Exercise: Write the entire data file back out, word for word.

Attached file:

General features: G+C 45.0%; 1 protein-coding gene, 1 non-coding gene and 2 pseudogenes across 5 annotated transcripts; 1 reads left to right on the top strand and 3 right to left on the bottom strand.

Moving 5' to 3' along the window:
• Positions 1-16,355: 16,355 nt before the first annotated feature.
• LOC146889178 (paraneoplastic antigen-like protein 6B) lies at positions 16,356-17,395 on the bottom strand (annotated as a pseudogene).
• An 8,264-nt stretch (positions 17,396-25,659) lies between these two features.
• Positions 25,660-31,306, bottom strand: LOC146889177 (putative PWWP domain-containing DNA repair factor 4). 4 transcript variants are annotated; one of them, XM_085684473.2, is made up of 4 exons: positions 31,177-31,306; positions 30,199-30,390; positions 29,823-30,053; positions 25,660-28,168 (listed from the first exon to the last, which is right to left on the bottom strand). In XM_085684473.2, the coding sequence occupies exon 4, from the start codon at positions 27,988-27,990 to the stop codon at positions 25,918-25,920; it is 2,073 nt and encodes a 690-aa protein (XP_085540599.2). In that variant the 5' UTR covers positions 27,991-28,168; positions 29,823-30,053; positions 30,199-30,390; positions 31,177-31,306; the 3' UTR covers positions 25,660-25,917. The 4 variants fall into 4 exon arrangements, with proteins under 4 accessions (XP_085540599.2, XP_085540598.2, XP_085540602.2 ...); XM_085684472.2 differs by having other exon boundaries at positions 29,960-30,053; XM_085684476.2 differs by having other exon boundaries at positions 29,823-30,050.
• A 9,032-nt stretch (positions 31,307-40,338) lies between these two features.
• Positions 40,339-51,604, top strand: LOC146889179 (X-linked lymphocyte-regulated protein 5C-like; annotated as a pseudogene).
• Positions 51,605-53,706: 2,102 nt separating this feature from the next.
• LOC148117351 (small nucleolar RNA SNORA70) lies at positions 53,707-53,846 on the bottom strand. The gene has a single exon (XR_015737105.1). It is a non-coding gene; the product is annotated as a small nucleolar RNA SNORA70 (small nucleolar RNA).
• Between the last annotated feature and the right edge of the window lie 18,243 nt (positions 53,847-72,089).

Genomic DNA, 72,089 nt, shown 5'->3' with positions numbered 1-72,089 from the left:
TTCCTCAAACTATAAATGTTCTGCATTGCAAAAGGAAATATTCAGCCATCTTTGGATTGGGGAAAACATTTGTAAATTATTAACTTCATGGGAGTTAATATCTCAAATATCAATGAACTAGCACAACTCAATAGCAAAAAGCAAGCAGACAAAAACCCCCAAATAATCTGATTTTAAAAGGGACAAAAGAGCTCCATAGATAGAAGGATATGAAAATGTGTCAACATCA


General features: G+C 45.0%; 1 protein-coding gene, 1 non-coding gene and 2 pseudogenes across 5 annotated transcripts; 1 reads left to right on the top strand and 3 right to left on the bottom strand.

Moving 5' to 3' along the window:
• Positions 1-16,355: 16,355 nt before the first annotated feature.
• LOC146889178 (paraneoplastic antigen-like protein 6B) lies at positions 16,356-17,395 on the bottom strand (annotated as a pseudogene).
• An 8,264-nt stretch (positions 17,396-25,659) lies between these two features.
• Positions 25,660-31,306, bottom strand: LOC146889177 (putative PWWP domain-containing DNA repair factor 4). 4 transcript variants are annotated; one of them, XM_085684473.2, is made up of 4 exons: positions 31,177-31,306; positions 30,199-30,390; positions 29,823-30,053; positions 25,660-28,168 (listed from the first exon to the last, which is right to left on the bottom strand). In XM_085684473.2, the coding sequence occupies exon 4, from the start codon at positions 27,988-27,990 to the stop codon at positions 25,918-25,920; it is 2,073 nt and encodes a 690-aa protein (XP_085540599.2). In that variant the 5' UTR covers positions 27,991-28,168; positions 29,823-30,053; positions 30,199-30,390; positions 31,177-31,306; the 3' UTR covers positions 25,660-25,917. The 4 variants fall into 4 exon arrangements, with proteins under 4 accessions (XP_085540599.2, XP_085540598.2, XP_085540602.2 ...); XM_085684472.2 differs by having other exon boundaries at positions 29,960-30,053; XM_085684476.2 differs by having other exon boundaries at positions 29,823-30,050.
• A 9,032-nt stretch (positions 31,307-40,338) lies between these two features.
• Positions 40,339-51,604, top strand: LOC146889179 (X-linked lymphocyte-regulated protein 5C-like; annotated as a pseudogene).
• Positions 51,605-53,706: 2,102 nt separating this feature from the next.
• LOC148117351 (small nucleolar RNA SNORA70) lies at positions 53,707-53,846 on the bottom strand. The gene has a single exon (XR_015737105.1). It is a non-coding gene; the product is annotated as a small nucleolar RNA SNORA70 (small nucleolar RNA).
• Between the last annotated feature and the right edge of the window lie 18,243 nt (positions 53,847-72,089).

Genomic DNA, 72,089 nt, shown 5'->3' with positions numbered 1-72,089 from the left:
TTCCTCAAACTATAAATGTTCTGCATTGCAAAAGGAAATATTCAGCCATCTTTGGATTGGGGAAAACATTTGTAAATTATTAACTTCATGGGAGTTAATATCTCAAATATCAATGAACTAGCACAACTCAATAGCAAAAAGCAAGCAGACAAAAACCCCCAAATAATCTGATTTTAAAAGGGACAAAAGAGCTCCATAGATAGAAGGATATGAAAATGTGTCAACATCA